Gregory Chaitin, IBM Thomas J. Watson Research Center and Computer Science, University of Maine
Greg is at the IBM Watson Research Center in New York. In the mid 1960s, when he was a teenager, he created algorithmic information theory (AIT), which combines, among other elements, Shannon's information theory and Turing's theory of computability. In the four decades since then he has been the principal architect of the theory. Among his contributions are the definition of a random sequence via algorithmic incompressibility, his information-theoretic approach to Gödel's incompleteness theorem, and the celebrated number . His work on Hilbert's 10th problem has shown that in a sense there is randomness in arithmetic, in other words, that God not only plays dice in quantum mechanics and nonlinear dynamics, but even in elementary number theory. His latest achievements have been to transform AIT into a theory about the size of real computer programs, programs that you can actually run, and his recent discovery that Leibniz anticipated AIT (1686). He is the author of nine books: Algorithmic Information Theory published by Cambridge University Press;Information, Randomness & Incompleteness and Information-Theoretic Incompleteness, both published by World Scientific; The Limits of Mathematics, The Unknowable, Exploring Randomness and Conversations with a Mathematician, all published by Springer-Verlag; From Philosophy to Program Size, published by the Tallinn Institute of Cybernetics; and Meta Math!, published by Pantheon Books. In 1995 he was given the degree of doctor of sciencehonoris causa by the University of Maine. In 2002 he was given the title of honorary professor by the University of Buenos Aires. In 2004 he was elected a corresponding member of the Académie Internationale de Philosophie des Sciences. He is also a visiting professor at the Computer Science Department of the University of Auckland, and on the international committee of the Valparaíso Complex Systems Institute.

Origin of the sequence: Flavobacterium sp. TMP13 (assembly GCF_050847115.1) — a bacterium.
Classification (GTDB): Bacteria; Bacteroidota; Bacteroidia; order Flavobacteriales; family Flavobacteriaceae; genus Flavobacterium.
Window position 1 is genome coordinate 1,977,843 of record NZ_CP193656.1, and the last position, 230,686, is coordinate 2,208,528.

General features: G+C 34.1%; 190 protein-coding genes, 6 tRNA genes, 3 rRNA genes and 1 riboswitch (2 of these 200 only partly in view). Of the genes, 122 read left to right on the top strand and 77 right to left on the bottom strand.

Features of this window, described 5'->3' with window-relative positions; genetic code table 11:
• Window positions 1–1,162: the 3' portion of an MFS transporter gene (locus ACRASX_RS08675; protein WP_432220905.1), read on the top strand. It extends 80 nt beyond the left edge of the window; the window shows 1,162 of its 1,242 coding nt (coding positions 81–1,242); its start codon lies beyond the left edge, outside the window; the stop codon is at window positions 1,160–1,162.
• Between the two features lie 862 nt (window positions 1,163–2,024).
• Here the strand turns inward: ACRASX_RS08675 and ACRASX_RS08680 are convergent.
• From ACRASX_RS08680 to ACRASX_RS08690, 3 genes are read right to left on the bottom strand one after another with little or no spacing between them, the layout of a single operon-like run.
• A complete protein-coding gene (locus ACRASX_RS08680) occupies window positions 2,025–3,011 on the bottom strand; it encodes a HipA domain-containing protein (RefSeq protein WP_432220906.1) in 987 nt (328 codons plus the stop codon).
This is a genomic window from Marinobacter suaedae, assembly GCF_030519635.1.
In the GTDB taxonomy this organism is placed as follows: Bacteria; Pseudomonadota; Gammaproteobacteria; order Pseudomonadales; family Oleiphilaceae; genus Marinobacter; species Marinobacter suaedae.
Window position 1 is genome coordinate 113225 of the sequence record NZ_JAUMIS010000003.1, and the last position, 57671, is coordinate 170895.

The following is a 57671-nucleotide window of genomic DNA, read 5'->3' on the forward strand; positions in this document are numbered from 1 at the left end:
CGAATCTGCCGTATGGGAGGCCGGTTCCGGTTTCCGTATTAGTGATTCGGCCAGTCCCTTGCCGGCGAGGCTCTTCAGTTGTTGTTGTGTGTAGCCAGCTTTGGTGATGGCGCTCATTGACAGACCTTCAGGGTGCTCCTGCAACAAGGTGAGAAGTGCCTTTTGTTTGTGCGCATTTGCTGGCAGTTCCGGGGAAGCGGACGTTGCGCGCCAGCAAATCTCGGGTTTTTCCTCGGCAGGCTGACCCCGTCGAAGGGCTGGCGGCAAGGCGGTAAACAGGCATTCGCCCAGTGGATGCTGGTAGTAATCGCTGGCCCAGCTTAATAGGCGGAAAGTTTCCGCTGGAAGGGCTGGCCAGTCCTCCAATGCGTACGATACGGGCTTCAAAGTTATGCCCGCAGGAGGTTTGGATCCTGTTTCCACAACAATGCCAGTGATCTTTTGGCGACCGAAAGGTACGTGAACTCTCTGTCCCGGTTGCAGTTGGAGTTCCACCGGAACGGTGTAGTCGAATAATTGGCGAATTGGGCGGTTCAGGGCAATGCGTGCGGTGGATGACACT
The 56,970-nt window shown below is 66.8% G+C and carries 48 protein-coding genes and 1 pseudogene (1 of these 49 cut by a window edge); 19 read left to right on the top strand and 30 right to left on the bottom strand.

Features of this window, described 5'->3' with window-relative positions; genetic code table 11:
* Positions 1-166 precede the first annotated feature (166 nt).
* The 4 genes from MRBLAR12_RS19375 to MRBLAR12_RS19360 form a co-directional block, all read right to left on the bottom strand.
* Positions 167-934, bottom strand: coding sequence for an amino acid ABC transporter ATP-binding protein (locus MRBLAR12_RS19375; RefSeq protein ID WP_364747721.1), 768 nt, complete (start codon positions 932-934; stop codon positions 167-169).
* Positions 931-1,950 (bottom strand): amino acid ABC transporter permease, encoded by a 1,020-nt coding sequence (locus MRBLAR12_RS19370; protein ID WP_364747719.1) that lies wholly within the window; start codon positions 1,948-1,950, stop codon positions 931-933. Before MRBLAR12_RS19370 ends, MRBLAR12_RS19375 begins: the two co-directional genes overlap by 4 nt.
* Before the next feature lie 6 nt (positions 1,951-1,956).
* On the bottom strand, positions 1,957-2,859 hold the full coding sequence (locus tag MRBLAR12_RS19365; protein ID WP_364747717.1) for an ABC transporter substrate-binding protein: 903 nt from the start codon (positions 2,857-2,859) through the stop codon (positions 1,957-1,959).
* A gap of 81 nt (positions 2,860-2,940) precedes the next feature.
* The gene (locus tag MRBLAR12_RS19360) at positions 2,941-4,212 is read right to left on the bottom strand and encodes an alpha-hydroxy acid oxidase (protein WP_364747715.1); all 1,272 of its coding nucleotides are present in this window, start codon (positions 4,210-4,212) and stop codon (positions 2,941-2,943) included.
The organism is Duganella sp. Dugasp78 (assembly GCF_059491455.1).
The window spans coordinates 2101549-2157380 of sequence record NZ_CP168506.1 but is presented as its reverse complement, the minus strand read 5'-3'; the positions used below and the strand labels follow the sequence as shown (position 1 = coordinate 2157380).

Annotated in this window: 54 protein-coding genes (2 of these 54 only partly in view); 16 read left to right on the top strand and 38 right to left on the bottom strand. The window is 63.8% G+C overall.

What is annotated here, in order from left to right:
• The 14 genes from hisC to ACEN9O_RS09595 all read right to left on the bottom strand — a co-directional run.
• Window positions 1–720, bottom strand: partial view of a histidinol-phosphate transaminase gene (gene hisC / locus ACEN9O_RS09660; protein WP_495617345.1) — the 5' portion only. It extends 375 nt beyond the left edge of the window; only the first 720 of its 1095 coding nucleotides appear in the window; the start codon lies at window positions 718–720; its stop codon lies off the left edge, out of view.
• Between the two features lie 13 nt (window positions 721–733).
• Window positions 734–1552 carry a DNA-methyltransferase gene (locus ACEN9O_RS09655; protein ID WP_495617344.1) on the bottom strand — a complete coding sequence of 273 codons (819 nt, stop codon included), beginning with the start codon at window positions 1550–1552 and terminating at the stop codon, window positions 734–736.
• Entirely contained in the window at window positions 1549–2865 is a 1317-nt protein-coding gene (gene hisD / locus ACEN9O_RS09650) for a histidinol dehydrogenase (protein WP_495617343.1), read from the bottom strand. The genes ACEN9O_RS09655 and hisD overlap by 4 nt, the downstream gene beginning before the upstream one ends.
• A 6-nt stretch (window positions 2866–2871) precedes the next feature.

James P. Crutchfield, Professor of Physics and Director, Complexity Sciences Center, Physics Department, University of California at Davis